The Balancing Act: Passion vs. the Day Job

by Emily Ley of Emily Ley Paper

The Balancing Act: Passion vs. the Day Job

Many entrepreneurs (myself included) start their businesses in the wee hours of the morning, when the little ones are tucked away (and for me, by little ones, I mean my sweet 130lb Bull Mastiff, Briggs, and 15lb Boston Terrier, Harley Bogart), the house is cleaned and the day-job is completed for the time being. A need for a creative outlet, a passion to live what they love and desire to be able to spend more time with family – all many reasons entrepreneurs find the courage to follow their dream.

Is it easy? Nope. Is it worth it? Absolutely. Navigating the waters of having TWO full time jobs is exhausting and at times just downright painful.

This is something I didn’t talk about for the first year and a half of my business. I didn’t want my clients to know that I had a full time job – I didn’t want them to think I wasn’t devoted to them or had enough time to spend with them. I also didn’t want my full time job to think I wasn’t dedicated. I needed that income to get my business off the ground. But as of late, I’ve found that sharing my experiences with other dream-chasers is extremely beneficial and empowering. It aint easy, folks! And those of you who are chasing a dream bigger than you are and managing a full time job as a teacher, an accountant, or even a FULL TIME MOM (I don’t know how you do it) – this is for you.

I want to share a few tips for those of you who are in this same situation. When I started ELP in late 2008, I held a full time job (and still do). I work 8-5 as a fundraiser for the ninth largest University in the nation. I also wake up at 6am, answer emails, finish getting orders ready to ship (lunchtime FedEx run), get ready, and head to my day job. (I used to say “real job”, but it just wasn’t fitting). During lunchtime, I’m off to FedEx to deliver FedEx packages (I use their online system to print and pay for postage – saves time on my lunch break). Or I head to Staples (next door, thankfully) for any office supplies or Panera with my MacBook Air to catch up on any projects or emails. After work, I’m back home – a quick dinner for the husband and me, and then its back to work until 1 or 2am on a good night. Do I work weekends? You betcha.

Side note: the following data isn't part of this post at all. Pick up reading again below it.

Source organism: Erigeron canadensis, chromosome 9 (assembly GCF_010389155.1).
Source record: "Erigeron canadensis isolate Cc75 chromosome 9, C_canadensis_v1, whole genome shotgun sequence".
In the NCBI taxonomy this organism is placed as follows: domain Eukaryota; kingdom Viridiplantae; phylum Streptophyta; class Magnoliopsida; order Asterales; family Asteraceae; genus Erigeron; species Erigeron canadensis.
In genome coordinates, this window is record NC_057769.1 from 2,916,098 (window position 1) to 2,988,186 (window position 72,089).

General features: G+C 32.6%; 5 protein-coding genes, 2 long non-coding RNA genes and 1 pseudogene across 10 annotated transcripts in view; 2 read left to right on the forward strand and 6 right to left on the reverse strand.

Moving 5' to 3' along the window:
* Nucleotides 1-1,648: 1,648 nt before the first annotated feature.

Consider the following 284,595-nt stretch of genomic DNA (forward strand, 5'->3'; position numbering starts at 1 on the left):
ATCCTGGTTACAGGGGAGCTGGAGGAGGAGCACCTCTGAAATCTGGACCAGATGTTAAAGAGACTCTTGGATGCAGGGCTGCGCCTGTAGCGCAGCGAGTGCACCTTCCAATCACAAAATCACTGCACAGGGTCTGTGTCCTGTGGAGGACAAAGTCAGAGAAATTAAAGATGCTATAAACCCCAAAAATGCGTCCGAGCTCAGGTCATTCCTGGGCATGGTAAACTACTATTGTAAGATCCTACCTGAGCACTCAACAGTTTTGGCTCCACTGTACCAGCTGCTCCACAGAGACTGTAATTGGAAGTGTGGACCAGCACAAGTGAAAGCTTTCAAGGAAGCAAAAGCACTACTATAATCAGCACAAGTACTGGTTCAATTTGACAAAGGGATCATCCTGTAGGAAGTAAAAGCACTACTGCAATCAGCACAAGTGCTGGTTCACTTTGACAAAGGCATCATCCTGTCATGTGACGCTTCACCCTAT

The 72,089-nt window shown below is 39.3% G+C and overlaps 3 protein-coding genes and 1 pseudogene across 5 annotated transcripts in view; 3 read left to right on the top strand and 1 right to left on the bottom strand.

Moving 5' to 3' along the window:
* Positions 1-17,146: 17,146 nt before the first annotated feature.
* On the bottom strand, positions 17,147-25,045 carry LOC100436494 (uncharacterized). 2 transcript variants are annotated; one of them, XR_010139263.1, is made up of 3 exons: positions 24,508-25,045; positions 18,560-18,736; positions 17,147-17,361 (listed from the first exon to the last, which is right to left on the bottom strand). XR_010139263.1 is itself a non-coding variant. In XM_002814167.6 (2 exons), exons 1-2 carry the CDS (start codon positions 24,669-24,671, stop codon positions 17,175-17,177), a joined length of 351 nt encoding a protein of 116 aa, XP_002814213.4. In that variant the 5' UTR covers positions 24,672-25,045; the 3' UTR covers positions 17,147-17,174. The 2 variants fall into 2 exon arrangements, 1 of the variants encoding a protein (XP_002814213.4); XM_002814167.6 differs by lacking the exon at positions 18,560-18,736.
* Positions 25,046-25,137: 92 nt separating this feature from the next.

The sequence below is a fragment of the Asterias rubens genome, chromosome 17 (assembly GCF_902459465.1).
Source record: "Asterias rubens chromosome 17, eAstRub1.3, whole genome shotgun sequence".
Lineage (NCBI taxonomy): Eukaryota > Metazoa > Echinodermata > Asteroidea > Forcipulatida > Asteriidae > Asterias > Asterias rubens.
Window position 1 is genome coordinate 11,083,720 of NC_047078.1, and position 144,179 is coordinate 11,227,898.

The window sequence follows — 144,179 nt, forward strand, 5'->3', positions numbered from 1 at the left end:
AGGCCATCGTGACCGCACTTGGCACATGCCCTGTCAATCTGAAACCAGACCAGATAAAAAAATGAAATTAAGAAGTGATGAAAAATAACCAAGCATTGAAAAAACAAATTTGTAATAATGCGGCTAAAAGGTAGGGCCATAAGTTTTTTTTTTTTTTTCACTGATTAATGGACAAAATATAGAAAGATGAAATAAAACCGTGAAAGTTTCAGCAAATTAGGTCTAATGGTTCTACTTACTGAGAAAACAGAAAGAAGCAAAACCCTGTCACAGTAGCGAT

The key to having two full time jobs is compartmentalization and organization. I make a list every morning of what needs to be done that day at some point in time. I review that list almost every night and prioritize for the following day. I’ve found that if I keep myself organized and I have a plan, I’m better able to balance my two roles. I’ve also learned (this is/was very hard for me) how to compartmentalize my projects and issues for both jobs. I know that my success in one directly affects my success in the other and vice-versa.

The big question. When will I leave my full time position to pursue my dream wholeheartedly? The wholeheartedly part already happened. 🙂 The full time part already happened. But when will I free my time to focus 100% on ELP? My husband and I have a goal in mind. That goal, the place we need ELP to be, is the fire that keeps me going when I feel that “burn out” starting to creep up. It draws nearer with each day that I manage this balance.